Top 11 Trends for 2012 in Healthcare Data, According to Industry Experts

A Look Ahead Points to Increased Risks; Regulatory Expectations; Reputational Fallout

PORTLAND, Ore., Jan. 5, 2012 /PRNewswire via COMTEX/ — Hospitals and healthcare organizations will need more than a couple of aspirin to ready themselves for 2012. Industry experts representing healthcare law, privacy, security, regulatory and data breach were asked to forecast healthcare data trends for 2012. The overall forecast? Protecting patients’ protected health information (PHI) should be viewed as a patient safety issue. If the right actions are not taken, experts predict healthcare data breach will reach epidemic proportions this year.

2011 was the year when most physicians had mobile devices; when healthcare became one of the most-breached industries; and the Department of Health and Human Services Office for Civil Rights (OCR) cracked the whip with investigations and multi-million-dollar fines for organizations that didn’t meet their patient privacy obligations.

Top 2012 predictions in healthcare data:

Healthcare organizations will not be immune to data breach risks caused by the spread of mobile devices in the workforce, according to Dr. Larry Ponemon, chairman and founder, Ponemon Institute. In the recent benchmark study, 81 percent of healthcare providers say they use mobile devices to collect, store, and/or transmit some form of PHI. However 49 percent of those admit they are not taking steps to secure their mobile devices.

Class-action litigation firestorms are imminent, says Kirk Nahra, partner, Wiley Rein LLP. Class-action lawsuits will be on the rise in 2012, as patients are suing healthcare organizations for failing to protect their PHI. 2011 saw several class-action lawsuits for organizations, some of which involved business associates, due to breached patient data. Regardless of the outcomes, these lawsuits are a significant risk and tremendous expense for companies affected by them.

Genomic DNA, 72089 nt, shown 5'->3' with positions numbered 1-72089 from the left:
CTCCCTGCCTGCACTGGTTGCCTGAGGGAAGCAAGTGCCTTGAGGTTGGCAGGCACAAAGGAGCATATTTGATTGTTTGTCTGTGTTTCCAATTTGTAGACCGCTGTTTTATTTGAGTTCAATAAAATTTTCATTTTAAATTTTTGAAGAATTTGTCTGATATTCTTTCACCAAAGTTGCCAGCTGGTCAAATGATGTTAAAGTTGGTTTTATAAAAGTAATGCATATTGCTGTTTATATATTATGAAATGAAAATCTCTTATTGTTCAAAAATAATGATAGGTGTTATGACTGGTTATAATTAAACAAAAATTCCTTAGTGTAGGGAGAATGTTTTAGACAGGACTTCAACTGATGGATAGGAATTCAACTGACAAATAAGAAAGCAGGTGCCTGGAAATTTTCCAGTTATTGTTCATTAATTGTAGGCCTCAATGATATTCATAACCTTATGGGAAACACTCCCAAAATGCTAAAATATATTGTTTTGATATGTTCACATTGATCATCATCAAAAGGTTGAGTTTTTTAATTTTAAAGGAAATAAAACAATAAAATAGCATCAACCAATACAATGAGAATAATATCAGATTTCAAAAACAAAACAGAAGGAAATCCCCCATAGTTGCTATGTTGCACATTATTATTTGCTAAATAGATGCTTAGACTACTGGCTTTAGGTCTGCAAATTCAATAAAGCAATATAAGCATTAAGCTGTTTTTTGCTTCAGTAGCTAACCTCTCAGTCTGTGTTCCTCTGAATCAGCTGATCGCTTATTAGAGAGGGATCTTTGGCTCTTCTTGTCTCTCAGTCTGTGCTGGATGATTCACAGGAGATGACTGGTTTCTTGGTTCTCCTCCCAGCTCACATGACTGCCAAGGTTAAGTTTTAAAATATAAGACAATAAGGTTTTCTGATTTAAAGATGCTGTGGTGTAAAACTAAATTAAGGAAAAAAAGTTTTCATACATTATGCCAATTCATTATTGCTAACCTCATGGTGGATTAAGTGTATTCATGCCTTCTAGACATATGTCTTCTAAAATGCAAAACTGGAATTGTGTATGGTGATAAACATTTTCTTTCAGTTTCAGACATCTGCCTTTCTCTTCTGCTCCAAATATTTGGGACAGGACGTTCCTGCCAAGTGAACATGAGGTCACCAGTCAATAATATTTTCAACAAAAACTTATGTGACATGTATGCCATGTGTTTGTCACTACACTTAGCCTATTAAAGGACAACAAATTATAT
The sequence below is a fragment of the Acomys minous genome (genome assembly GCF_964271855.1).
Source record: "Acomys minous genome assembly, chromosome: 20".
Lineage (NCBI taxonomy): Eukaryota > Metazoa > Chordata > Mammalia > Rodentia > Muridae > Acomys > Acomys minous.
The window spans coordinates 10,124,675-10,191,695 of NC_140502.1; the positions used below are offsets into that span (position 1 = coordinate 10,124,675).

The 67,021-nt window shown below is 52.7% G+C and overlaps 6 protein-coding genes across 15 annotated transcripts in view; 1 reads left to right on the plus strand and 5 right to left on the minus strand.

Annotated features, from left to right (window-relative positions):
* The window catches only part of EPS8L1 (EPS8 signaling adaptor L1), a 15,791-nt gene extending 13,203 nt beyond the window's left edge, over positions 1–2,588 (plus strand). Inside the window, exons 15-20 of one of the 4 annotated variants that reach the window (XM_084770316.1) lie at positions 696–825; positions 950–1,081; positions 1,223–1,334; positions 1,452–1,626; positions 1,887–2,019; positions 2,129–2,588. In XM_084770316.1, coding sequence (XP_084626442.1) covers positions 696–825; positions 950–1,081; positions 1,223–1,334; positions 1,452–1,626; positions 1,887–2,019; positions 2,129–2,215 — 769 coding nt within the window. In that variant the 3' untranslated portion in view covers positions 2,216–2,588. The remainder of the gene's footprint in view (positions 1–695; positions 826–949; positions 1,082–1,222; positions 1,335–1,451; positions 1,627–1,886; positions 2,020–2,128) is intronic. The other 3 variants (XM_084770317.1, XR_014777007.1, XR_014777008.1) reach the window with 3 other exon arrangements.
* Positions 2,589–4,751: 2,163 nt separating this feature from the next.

Social media risks in healthcare will grow, according to Chris Apgar, CEO and president, Apgar & Associates, LLC. As more physicians and healthcare organizations move to social media to communicate with patients and promote services, the misuse of social media will increase as will the risk of exposure of PHI. Often healthcare organizations do not develop a social media use plan and employees represent a significant risk, potentially exposing PHI through their own personal social network pages. These risks can lead to patient vulnerabilities, data breaches, civil penalties, loss of business and more.

Cloud computing is not a panacea; technology is outpacing security and creating unprecedented liability risks, suggests James C. Pyles, principal, Powers Pyles Sutter & Verville PC. With fewer resources, cloud computing is an attractive option for healthcare providers, especially as Health Information Exchanges (HIE) increase. However, privacy and legal issues abound, such as compliance with HIPAA privacy and security regulations and allocation of liability when a privacy breach occurs. A covered entity will need to enter into a carefully written business associate agreement with a cloud computing vendor before disclosing protected health information and should ensure that it has adequate cybersecurity insurance to cover the direct and indirect costs of a breach.

Growing reliance on business associates will create new risks, believes Larry Walker, president of The Walker Company. Economic realities will force healthcare providers to continue to outsource many of their functions, such as billing, to third parties or business associates (BA). However, BAs are considered the “weak link in the chain,” when it comes to data privacy and security. 69 percent of organizations that participated in the Ponemon study have little or no confidence in their business associates’ ability to secure patient data. Third-party mistakes account for 46 percent of data breaches reported in the study.